I tried this last summer with a red onion. I planted three of those shoots, and they grew into small new onions, adorably resembling the Pokémon Oddish.

The sprouts on top are edible, too, and taste great sautéed.

Small red onion, grown from a store-bought onion.

Nina Pullano

The fun doesn't stop with red or white onions from the store. You can grow other alliums, like green onions (scallions) and leeks, too. For those, simply cut off the bottom tip where the roots grow, and either start them in water or plant them directly into soil.

3. How to grow celery from scraps

Growing your own celery from the stump of a bundle is almost effortless. As The Office's Dwight Schrute put it, “Those who can’t farm, farm celery.”

All you need to do is cut off the bottom of a bundle of celery and place it in a few inches of water.

I began my own attempt at growing celery about a week ago. Here is what it looks like now:

Celery growing from a stump, after about one week.

Nina Pullano

When your celery is strong enough, you can plant it outside or in a pot, making sure it's draining well and getting plenty of sunlight. In theory, you could then use that celery butt to start the process over, giving you endless vegetable-scrap celery — but no promises that will actually work.

2. How to grow lettuce from scraps

To grow lettuce, the method is pretty much the same as it is for celery. Cut off the bottom of a head of lettuce — romaine will work best for this. You can either start it in water, or skip that step, and plant it directly in soil.

You will see roots begin to form over the course of a week, and, about 10 to 12 days later, you should have a small bunch of leaves, according to Gardening Know How. However, don't expect to have a full salad immediately — this small-scale growing is more of a novelty than an opportunity to grow an indoor lettuce farm.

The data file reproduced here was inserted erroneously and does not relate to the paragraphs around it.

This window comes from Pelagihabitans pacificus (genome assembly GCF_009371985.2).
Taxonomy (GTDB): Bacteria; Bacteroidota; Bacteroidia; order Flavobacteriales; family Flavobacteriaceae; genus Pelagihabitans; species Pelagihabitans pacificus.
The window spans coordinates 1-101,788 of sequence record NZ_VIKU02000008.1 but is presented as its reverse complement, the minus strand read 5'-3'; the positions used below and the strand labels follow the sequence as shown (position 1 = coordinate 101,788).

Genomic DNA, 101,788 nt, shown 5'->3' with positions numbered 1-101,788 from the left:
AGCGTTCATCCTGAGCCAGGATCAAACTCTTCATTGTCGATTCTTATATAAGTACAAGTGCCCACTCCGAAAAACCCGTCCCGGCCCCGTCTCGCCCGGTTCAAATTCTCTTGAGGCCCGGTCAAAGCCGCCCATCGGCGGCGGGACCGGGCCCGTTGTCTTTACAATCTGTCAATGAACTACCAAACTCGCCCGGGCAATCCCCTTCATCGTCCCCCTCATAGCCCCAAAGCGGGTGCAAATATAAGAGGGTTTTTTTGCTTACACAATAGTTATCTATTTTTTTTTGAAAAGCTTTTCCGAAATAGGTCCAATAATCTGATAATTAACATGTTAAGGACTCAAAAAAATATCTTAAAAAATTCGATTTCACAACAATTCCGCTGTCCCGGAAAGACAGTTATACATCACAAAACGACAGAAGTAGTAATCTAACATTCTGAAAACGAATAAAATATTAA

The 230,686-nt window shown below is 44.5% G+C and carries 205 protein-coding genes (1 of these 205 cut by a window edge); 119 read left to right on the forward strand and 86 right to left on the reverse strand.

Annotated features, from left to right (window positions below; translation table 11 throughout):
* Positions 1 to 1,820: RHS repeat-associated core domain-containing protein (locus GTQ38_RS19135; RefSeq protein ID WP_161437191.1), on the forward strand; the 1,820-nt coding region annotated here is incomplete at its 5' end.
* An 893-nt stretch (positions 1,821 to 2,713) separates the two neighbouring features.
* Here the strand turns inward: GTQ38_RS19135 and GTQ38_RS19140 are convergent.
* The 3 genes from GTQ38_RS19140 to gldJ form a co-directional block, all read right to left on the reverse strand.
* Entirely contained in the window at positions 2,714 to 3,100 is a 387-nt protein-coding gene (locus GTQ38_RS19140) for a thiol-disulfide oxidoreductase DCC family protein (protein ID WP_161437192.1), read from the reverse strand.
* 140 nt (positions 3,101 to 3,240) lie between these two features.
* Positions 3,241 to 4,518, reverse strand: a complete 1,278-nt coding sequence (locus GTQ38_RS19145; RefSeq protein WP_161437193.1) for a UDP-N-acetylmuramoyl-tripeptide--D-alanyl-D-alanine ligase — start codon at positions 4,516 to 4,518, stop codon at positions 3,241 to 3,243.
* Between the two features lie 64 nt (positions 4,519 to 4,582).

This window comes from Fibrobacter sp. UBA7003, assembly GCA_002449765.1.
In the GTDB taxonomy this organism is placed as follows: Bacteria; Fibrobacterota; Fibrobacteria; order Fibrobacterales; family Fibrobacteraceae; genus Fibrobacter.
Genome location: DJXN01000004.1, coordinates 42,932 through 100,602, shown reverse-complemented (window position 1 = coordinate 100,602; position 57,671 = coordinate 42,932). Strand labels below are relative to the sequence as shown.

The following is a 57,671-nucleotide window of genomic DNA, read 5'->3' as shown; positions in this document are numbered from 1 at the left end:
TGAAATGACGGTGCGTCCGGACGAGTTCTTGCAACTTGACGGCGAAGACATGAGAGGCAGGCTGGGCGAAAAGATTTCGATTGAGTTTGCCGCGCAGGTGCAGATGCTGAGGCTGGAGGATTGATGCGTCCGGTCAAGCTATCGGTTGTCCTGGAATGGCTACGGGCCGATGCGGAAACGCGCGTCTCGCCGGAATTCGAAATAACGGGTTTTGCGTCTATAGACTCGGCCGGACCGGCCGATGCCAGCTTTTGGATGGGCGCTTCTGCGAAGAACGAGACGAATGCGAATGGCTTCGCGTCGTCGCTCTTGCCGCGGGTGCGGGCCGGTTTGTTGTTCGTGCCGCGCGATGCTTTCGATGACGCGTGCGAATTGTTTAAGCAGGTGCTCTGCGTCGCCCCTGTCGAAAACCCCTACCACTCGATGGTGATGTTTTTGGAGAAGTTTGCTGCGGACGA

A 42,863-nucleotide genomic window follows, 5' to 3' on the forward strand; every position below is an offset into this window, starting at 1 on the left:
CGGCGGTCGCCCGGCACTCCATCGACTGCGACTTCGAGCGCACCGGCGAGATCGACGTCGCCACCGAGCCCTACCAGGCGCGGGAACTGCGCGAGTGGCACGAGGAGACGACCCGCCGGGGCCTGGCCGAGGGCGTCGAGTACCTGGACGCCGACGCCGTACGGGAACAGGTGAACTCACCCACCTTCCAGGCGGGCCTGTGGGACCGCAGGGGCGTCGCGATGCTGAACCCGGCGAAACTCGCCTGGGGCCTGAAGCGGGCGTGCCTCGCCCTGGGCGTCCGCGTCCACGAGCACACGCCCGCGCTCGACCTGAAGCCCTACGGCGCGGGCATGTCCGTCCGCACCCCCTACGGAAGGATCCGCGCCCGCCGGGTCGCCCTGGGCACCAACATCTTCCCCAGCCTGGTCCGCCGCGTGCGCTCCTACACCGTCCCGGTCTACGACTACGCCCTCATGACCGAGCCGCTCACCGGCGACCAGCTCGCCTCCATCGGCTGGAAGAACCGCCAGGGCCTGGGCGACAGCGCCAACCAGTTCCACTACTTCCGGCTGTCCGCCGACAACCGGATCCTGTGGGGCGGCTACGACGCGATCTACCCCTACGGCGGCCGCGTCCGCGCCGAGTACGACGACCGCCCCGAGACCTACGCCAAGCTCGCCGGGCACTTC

That said, if you're determined to make a home-grown salad, you can get a few heads going at once. Make sure they're all getting plenty of sun, and you may end up with enough leaves for a bowl of Caesar salad — or whatever else romaine is good for.

1. How to grow greens from carrot tops

Note: this won’t actually grow new carrots — for that you’ll need to start from seeds — but carrot greens are pretty tasty (and have a hint of carrot flavor to them).

Don't sleep on carrot greens.


Slice the top of a carrot, and plant it in soil with the stem side facing up — the same direction a carrot would normally grow in the ground.

From the top, new leaves will begin to grow, giving you a small bushel of greens to add to your cooking. Carrot greens taste great blended with other herbs, for a fun twist on pesto or chimichurri.

Feeling inspired to bring more nature into your home? Try your (green) hand at growing these seven hard-to-kill houseplants, or set up a bird feeder and start twitching from your window.